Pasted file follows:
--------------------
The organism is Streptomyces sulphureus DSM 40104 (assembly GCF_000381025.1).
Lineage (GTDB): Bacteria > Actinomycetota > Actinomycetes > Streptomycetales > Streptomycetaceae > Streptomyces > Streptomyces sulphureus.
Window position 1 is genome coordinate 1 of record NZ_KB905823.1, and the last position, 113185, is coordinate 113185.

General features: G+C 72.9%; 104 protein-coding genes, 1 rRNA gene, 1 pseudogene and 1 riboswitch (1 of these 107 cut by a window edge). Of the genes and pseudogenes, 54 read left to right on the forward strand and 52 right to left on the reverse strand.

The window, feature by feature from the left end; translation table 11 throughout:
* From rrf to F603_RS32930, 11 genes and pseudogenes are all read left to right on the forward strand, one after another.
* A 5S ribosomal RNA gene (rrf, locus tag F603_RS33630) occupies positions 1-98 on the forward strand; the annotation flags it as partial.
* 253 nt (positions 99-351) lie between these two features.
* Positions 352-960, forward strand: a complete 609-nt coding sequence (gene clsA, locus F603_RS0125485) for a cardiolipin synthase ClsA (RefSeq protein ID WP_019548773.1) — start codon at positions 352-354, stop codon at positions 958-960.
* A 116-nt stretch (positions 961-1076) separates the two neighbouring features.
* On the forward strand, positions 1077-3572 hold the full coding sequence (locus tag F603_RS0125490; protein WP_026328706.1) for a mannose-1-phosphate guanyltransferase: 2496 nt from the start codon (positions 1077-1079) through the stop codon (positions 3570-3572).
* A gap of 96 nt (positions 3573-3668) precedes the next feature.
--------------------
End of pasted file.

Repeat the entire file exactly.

The organism is Streptomyces sulphureus DSM 40104 (assembly GCF_000381025.1).
Lineage (GTDB): Bacteria > Actinomycetota > Actinomycetes > Streptomycetales > Streptomycetaceae > Streptomyces > Streptomyces sulphureus.
Window position 1 is genome coordinate 1 of record NZ_KB905823.1, and the last position, 113185, is coordinate 113185.

General features: G+C 72.9%; 104 protein-coding genes, 1 rRNA gene, 1 pseudogene and 1 riboswitch (1 of these 107 cut by a window edge). Of the genes and pseudogenes, 54 read left to right on the forward strand and 52 right to left on the reverse strand.

The window, feature by feature from the left end; translation table 11 throughout:
* From rrf to F603_RS32930, 11 genes and pseudogenes are all read left to right on the forward strand, one after another.
* A 5S ribosomal RNA gene (rrf, locus tag F603_RS33630) occupies positions 1-98 on the forward strand; the annotation flags it as partial.
* 253 nt (positions 99-351) lie between these two features.
* Positions 352-960, forward strand: a complete 609-nt coding sequence (gene clsA, locus F603_RS0125485) for a cardiolipin synthase ClsA (RefSeq protein ID WP_019548773.1) — start codon at positions 352-354, stop codon at positions 958-960.
* A 116-nt stretch (positions 961-1076) separates the two neighbouring features.
* On the forward strand, positions 1077-3572 hold the full coding sequence (locus tag F603_RS0125490; protein WP_026328706.1) for a mannose-1-phosphate guanyltransferase: 2496 nt from the start codon (positions 1077-1079) through the stop codon (positions 3570-3572).
* A gap of 96 nt (positions 3573-3668) precedes the next feature.